Name: Josephine Ahern
Title: CEO & Managing Director
Organisation: Ahern Group
Managing Director of Australian corporate consultancy with CEO and other leadership experience, including board director roles in non-profit, industry, and government in Australia and the European Union. Areas of specialization: change, transition, and transformation at organisation and sector-wide levels. Areas of practice: housing, homelessness, and associated healthcare.
Thank you to the 2,000 leaders who’ve generously done the 7 Questions on Leadership!
I hope Josephine's answers will encourage you in your leadership journey. Enjoy!
1. What have you found most challenging as a leader?
Leading people through change because we all have complex reactions to these situations and it's difficult and challenging for people to adjust to new approaches by an organisation, particularly when they don't have a sense of control over the change.
2. How did you become a leader? Can you please briefly tell the story?
I always aspired to be a leader. I started my career in higher education and then moved to government roles where I worked with senior bureaucrats and then took on CEO roles in non-profit organisations and in industry bodies. As I worked my way through these different sectors I learned so much from the experts, employees, volunteers and clients I was surrounded by and met.
I always made it my business to listen closely to people, because this is how we learn and the information given to CEOs is invaluable in learning about their organisation, business or industry. Working in the socially progressive European Union really opened my eyes to a different way of thinking and I found this invaluable in developing my personal style.
3. How do you structure your work days from waking up to going to sleep?
I plan ahead and use yearly, monthly, and daily calendars to manage my time so I know what I need to prioritize. I also leave some time each day for any 'surprises' and try to build in some personal time including a walk with my partner and two dogs to get some 'me' time. This keeps my physical and mental health in good order.
4. What's a recent leadership lesson you've learned for the first time or been reminded of?
Always remember that human beings are complex creatures and that we will always surprised. A leader has to be able to think on their feet and react appropriately to different points of view. This is an invaluable skill and one that carries weight when people are experiencing ongoing change, which is constant in today's business world.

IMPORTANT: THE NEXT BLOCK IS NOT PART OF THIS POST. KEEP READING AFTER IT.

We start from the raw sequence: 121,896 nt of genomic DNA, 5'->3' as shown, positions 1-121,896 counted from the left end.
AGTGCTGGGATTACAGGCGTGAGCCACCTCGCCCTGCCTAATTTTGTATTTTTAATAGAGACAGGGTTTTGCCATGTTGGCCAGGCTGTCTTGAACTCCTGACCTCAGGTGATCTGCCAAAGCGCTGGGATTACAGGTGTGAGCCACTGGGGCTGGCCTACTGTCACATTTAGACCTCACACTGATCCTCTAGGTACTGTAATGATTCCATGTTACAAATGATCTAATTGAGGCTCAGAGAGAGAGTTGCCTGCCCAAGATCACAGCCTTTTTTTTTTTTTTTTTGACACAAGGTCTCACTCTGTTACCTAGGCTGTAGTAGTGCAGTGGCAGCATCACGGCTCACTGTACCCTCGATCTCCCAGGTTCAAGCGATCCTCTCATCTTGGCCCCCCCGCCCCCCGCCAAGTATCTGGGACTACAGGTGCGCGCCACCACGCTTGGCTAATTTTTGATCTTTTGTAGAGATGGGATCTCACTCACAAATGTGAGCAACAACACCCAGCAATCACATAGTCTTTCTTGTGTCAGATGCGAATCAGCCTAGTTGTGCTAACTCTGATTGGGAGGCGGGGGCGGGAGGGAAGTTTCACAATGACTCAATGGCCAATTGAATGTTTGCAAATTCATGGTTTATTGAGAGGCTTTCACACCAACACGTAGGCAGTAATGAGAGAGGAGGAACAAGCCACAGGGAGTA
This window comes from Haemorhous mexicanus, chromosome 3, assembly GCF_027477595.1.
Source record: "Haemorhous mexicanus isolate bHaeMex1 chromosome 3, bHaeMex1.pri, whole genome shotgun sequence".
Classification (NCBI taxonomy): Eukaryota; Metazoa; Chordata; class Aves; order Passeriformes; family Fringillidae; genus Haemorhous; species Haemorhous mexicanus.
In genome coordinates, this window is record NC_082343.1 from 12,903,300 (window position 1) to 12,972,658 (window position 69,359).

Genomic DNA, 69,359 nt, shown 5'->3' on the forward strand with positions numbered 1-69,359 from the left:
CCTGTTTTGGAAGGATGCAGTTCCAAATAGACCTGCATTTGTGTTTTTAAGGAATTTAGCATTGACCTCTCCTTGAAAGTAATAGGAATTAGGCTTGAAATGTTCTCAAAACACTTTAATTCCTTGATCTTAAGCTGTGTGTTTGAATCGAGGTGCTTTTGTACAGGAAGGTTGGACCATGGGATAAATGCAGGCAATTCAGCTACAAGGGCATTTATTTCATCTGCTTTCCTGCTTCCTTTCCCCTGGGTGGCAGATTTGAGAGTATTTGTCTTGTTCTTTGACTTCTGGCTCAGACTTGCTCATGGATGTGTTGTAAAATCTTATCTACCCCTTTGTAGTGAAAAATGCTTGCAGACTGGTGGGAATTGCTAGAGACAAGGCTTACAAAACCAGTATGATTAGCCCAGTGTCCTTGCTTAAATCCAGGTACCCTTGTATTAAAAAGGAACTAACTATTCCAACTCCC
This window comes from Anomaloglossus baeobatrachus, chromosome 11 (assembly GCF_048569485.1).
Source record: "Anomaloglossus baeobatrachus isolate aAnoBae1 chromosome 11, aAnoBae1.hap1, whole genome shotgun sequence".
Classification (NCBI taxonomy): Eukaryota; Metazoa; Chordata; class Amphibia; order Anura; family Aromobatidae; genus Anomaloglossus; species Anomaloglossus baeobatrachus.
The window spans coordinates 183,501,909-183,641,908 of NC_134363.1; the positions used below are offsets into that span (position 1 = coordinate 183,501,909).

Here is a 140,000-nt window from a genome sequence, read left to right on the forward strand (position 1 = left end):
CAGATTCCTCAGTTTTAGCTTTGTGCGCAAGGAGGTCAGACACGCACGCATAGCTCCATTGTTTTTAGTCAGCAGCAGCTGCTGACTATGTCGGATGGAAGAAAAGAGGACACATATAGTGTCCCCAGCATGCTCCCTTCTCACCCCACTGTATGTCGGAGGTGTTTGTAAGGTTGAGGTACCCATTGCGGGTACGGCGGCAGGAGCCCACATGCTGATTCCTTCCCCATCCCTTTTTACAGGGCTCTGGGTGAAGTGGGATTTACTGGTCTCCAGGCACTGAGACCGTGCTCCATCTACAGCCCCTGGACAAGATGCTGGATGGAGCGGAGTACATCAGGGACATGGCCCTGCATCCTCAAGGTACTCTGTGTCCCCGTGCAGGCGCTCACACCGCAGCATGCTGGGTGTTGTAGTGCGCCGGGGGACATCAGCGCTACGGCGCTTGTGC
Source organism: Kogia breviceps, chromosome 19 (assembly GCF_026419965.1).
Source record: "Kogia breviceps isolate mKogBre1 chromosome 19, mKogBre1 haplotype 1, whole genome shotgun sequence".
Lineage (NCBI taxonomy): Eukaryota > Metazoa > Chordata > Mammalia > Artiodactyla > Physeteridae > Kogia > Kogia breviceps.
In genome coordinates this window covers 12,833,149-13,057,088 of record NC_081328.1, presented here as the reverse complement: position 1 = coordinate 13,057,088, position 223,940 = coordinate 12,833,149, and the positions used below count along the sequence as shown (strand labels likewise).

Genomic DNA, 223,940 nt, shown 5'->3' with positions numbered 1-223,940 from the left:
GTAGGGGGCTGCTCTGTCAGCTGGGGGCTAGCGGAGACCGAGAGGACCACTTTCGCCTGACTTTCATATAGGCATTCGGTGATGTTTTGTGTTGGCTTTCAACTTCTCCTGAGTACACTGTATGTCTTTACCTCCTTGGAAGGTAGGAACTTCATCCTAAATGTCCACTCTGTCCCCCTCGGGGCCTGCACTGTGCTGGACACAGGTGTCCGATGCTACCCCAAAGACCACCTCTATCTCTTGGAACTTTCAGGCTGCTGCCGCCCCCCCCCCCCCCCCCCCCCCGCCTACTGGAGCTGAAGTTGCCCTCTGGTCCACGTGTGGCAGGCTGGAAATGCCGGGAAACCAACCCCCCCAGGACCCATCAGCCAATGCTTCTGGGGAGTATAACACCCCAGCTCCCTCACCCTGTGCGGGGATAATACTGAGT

5. What's one book that has had a profound impact on your leadership so far? Can you please briefly tell the story of how that book impacted your leadership?
'Damned Whores and God's Police' by Anne Summers. This book profoundly changed my understanding of gender politics and how women are perceived in our personal and professional lives. I have carried the information and lessons learned forward and always been a strong advocate for women in the workplace.
6. If you could only give one piece of advice to a young leader, what would you say to them?
As the American philosopher, Ralph Waldo Emerson said: "Life is a journey, not a destination" So too is leadership and it's important that younger people understand that they don't have all the answers and that surrounding themselves with knowledgeable people is a positive. It's also important to be kind and considerate in the workplace. There's no point in being cruel. The impact of this behavior reverberates throughout the organization and impacts workplace culture fundamentally.
7. What is one meaningful story that comes to mind from your time as a leader, so far?
When negotiating change, like company mergers, it's important to listen to people who have a completely different point of view and who may not want to be a part of the change proposed because they often have insights that are gems for leaders in complex scenarios. When merging companies in Ireland I was responsible for communicating and negotiating with employees, unions, boards of directors, clients and peer stakeholders. This was a complex process and one that required good planning, patience and the flexibility to adapt to the bumps in the road.